## Matrices within matrices

| Gabriel |

I was playing with the multiple correspondence analysis command in Stata and noticed that some of the return matrices had not just row and column labels, but hierarchy within the table. For instance, the return matrix e(A) is organized such that columns are dimensions, the high level rows are variables, and the low level rows are variables. I thought this was interesting but couldn’t find any explicit documentation of the hierarchy issue, either with reference to mca return matrices specifically or to matrices in general. After some tinkering (and help from UCLA ATS) I figured out that you can either ignore the high level rows and call values by absolute position in the matrix or call values by using a colon like this “main:sub”. It seems to work best with labels.

Anyway, here’s what I’m talking about. Note that the last few commands are synonymous as all three call the Cartesian coordinates for people who strongly agree with the statement that “any change makes nature worse”. The only difference is in their use of labels or numbers and absolute position in the matrix versus using the “variable:value” structure:

. webuse issp93a, clear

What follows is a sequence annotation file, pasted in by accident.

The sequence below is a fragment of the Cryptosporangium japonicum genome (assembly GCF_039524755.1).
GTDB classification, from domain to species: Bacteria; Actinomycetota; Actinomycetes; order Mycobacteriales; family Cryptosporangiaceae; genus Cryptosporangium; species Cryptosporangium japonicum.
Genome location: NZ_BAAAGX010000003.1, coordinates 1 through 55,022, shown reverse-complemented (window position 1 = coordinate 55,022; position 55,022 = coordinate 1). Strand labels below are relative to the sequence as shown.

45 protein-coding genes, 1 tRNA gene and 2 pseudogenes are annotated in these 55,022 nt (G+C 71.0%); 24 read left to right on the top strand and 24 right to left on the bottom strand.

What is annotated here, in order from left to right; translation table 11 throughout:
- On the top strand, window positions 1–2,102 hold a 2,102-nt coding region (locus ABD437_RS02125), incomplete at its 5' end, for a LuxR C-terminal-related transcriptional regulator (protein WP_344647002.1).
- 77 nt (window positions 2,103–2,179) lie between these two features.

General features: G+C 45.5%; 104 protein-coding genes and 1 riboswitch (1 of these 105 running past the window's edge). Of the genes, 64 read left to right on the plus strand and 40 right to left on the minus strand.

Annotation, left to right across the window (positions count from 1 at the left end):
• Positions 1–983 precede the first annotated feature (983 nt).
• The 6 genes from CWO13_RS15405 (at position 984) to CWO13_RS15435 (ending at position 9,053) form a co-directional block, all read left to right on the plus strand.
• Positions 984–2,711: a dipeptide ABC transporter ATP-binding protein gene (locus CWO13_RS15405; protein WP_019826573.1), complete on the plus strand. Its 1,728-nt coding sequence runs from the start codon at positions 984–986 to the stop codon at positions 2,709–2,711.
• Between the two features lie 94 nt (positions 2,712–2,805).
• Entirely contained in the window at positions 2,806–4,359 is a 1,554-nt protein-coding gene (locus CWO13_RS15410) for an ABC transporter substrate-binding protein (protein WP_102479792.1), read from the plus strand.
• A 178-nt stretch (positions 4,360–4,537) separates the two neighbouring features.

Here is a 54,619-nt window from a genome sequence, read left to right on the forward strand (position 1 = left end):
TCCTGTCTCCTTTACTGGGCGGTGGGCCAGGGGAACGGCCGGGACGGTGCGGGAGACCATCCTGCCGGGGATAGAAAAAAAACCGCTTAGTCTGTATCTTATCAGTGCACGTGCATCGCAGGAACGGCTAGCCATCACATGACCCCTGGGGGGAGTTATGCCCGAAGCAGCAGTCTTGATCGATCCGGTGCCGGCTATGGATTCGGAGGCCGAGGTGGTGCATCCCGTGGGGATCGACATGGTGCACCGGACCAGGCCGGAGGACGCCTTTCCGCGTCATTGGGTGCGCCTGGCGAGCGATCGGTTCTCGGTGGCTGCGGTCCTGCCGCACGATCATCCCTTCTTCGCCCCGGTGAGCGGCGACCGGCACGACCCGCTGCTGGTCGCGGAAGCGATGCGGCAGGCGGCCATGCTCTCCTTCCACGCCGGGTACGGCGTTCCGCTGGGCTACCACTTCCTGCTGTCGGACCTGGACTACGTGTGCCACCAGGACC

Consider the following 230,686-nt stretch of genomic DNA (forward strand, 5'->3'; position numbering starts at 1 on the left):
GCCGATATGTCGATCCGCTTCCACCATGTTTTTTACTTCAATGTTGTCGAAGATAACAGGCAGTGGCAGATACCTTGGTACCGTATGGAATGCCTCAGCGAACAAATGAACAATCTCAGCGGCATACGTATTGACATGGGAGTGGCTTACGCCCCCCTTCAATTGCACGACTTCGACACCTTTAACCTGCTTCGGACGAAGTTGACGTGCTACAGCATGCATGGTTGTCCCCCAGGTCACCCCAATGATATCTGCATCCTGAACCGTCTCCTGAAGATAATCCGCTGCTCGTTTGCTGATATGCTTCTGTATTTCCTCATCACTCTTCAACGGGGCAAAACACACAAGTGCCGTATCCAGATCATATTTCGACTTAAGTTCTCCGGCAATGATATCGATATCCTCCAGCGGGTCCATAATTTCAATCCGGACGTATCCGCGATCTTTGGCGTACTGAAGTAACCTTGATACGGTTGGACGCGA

(Selection from ISSP (1993))

. quietly mca A B C D

. mat mca_coeff=e(A)

. matlist mca_coeff

|      dim1       dim2
-------------+----------------------
A            |
agree_stro~y |  1.836627   .7274591
agree |  .5462399  -.2844426
neither_ag~e | -.4467973  -1.199439
disagree | -1.165903   .7367824
disagree_s~y | -1.995217   2.470026
-------------+----------------------
B            |
agree_stro~y |  2.924321   1.370078
agree |   .641516  -.6669377
neither_ag~e |  .3460504  -.9639179
disagree |  -.714126  -.2800712
disagree_s~y | -1.353725   2.107677
-------------+----------------------
C            |
agree_stro~y |  2.157782    .908553
agree |  .2468277  -.5916111
neither_ag~e | -.6189958  -1.044412
disagree | -1.348858   .6346467
disagree_s~y | -1.467582   3.016588
-------------+----------------------
D            |
agree_stro~y |  1.203782   1.821975
agree | -.2211514  -.0069347
neither_ag~e | -.3846555  -1.158694
disagree | -.2216352  -.2105125
disagree_s~y |  .7077495   1.151804

. matlist mca_coeff[11,1..2]

|      dim1       dim2
-------------+----------------------
C            |
agree_stro~y |  2.157782    .908553

. matlist mca_coeff[11,"dim1".."dim2"]

|      dim1       dim2
-------------+----------------------
C            |
agree_stro~y |  2.157782    .908553

. matlist mca_coeff["C:agree_strongly","dim1".."dim2"]

|      dim1       dim2
-------------+----------------------
C            |
agree_stro~y |  2.157782    .908553  

Note that this kind of thing is common in other languages. So Perl uses package qualifiers (“main::sub”) to distinguish between objects within objects (or commands within libraries). Likewise R (which treats data more like Stata matrices than Stata master data) uses lots of nested data which you can call as “main[sub]”. For instance, igraph has 9 objects nested within a graph data object.